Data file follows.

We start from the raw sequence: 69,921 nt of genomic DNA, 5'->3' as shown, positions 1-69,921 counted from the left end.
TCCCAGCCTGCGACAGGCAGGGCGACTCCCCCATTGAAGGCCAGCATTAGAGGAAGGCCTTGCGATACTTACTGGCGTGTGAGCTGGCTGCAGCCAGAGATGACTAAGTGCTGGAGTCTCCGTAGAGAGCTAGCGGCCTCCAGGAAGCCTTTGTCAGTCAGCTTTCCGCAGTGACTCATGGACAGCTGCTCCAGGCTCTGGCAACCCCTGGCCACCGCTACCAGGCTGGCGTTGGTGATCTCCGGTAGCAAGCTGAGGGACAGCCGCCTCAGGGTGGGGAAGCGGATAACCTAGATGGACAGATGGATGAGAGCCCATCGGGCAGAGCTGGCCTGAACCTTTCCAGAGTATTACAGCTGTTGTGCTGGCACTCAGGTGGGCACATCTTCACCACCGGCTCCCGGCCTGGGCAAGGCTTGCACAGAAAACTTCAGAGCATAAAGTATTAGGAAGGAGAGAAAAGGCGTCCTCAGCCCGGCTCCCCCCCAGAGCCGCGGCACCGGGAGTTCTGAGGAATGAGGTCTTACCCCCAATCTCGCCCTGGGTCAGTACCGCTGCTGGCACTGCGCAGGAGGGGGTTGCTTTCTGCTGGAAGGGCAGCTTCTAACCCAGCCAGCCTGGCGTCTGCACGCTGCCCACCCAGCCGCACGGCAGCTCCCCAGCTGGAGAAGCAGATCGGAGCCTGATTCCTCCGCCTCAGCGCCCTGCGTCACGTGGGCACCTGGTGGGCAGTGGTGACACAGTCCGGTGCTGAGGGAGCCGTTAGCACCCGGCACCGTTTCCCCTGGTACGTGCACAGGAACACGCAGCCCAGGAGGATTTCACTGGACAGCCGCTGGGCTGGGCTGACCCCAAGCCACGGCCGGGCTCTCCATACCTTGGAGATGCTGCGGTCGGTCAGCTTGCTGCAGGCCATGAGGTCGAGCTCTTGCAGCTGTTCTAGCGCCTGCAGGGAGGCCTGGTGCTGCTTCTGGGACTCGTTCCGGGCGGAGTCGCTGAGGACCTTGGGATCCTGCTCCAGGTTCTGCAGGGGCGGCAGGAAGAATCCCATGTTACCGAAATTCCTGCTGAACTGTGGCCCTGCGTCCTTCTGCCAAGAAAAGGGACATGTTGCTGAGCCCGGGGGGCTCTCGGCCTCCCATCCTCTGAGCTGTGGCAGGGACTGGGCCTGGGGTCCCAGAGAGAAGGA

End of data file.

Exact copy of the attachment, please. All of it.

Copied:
We start from the raw sequence: 69,921 nt of genomic DNA, 5'->3' as shown, positions 1-69,921 counted from the left end.
TCCCAGCCTGCGACAGGCAGGGCGACTCCCCCATTGAAGGCCAGCATTAGAGGAAGGCCTTGCGATACTTACTGGCGTGTGAGCTGGCTGCAGCCAGAGATGACTAAGTGCTGGAGTCTCCGTAGAGAGCTAGCGGCCTCCAGGAAGCCTTTGTCAGTCAGCTTTCCGCAGTGACTCATGGACAGCTGCTCCAGGCTCTGGCAACCCCTGGCCACCGCTACCAGGCTGGCGTTGGTGATCTCCGGTAGCAAGCTGAGGGACAGCCGCCTCAGGGTGGGGAAGCGGATAACCTAGATGGACAGATGGATGAGAGCCCATCGGGCAGAGCTGGCCTGAACCTTTCCAGAGTATTACAGCTGTTGTGCTGGCACTCAGGTGGGCACATCTTCACCACCGGCTCCCGGCCTGGGCAAGGCTTGCACAGAAAACTTCAGAGCATAAAGTATTAGGAAGGAGAGAAAAGGCGTCCTCAGCCCGGCTCCCCCCCAGAGCCGCGGCACCGGGAGTTCTGAGGAATGAGGTCTTACCCCCAATCTCGCCCTGGGTCAGTACCGCTGCTGGCACTGCGCAGGAGGGGGTTGCTTTCTGCTGGAAGGGCAGCTTCTAACCCAGCCAGCCTGGCGTCTGCACGCTGCCCACCCAGCCGCACGGCAGCTCCCCAGCTGGAGAAGCAGATCGGAGCCTGATTCCTCCGCCTCAGCGCCCTGCGTCACGTGGGCACCTGGTGGGCAGTGGTGACACAGTCCGGTGCTGAGGGAGCCGTTAGCACCCGGCACCGTTTCCCCTGGTACGTGCACAGGAACACGCAGCCCAGGAGGATTTCACTGGACAGCCGCTGGGCTGGGCTGACCCCAAGCCACGGCCGGGCTCTCCATACCTTGGAGATGCTGCGGTCGGTCAGCTTGCTGCAGGCCATGAGGTCGAGCTCTTGCAGCTGTTCTAGCGCCTGCAGGGAGGCCTGGTGCTGCTTCTGGGACTCGTTCCGGGCGGAGTCGCTGAGGACCTTGGGATCCTGCTCCAGGTTCTGCAGGGGCGGCAGGAAGAATCCCATGTTACCGAAATTCCTGCTGAACTGTGGCCCTGCGTCCTTCTGCCAAGAAAAGGGACATGTTGCTGAGCCCGGGGGGCTCTCGGCCTCCCATCCTCTGAGCTGTGGCAGGGACTGGGCCTGGGGTCCCAGAGAGAAGGA